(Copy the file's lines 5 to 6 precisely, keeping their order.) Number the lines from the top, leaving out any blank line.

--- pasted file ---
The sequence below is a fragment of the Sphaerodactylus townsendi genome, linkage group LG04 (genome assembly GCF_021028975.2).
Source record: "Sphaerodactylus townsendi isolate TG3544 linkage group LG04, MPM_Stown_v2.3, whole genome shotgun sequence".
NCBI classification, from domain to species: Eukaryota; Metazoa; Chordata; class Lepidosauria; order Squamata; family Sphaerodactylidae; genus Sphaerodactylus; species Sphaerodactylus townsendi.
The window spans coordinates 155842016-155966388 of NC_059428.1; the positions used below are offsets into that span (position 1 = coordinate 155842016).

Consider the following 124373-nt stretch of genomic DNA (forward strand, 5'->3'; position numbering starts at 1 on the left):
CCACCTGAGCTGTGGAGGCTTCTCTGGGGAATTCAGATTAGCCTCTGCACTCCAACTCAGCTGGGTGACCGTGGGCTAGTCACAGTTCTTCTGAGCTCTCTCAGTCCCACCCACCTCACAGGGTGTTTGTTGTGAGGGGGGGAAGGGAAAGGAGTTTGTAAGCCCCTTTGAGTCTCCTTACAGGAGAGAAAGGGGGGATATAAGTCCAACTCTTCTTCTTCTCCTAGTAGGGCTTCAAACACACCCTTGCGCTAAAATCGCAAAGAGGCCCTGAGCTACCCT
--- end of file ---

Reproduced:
Consider the following 124373-nt stretch of genomic DNA (forward strand, 5'->3'; position numbering starts at 1 on the left):
CCACCTGAGCTGTGGAGGCTTCTCTGGGGAATTCAGATTAGCCTCTGCACTCCAACTCAGCTGGGTGACCGTGGGCTAGTCACAGTTCTTCTGAGCTCTCTCAGTCCCACCCACCTCACAGGGTGTTTGTTGTGAGGGGGGGAAGGGAAAGGAGTTTGTAAGCCCCTTTGAGTCTCCTTACAGGAGAGAAAGGGGGGATATAAGTCCAACTCTTCTTCTTCTCCTAGTAGGGCTTCAAACACACCCTTGCGCTAAAATCGCAAAGAGGCCCTGAGCTACCCT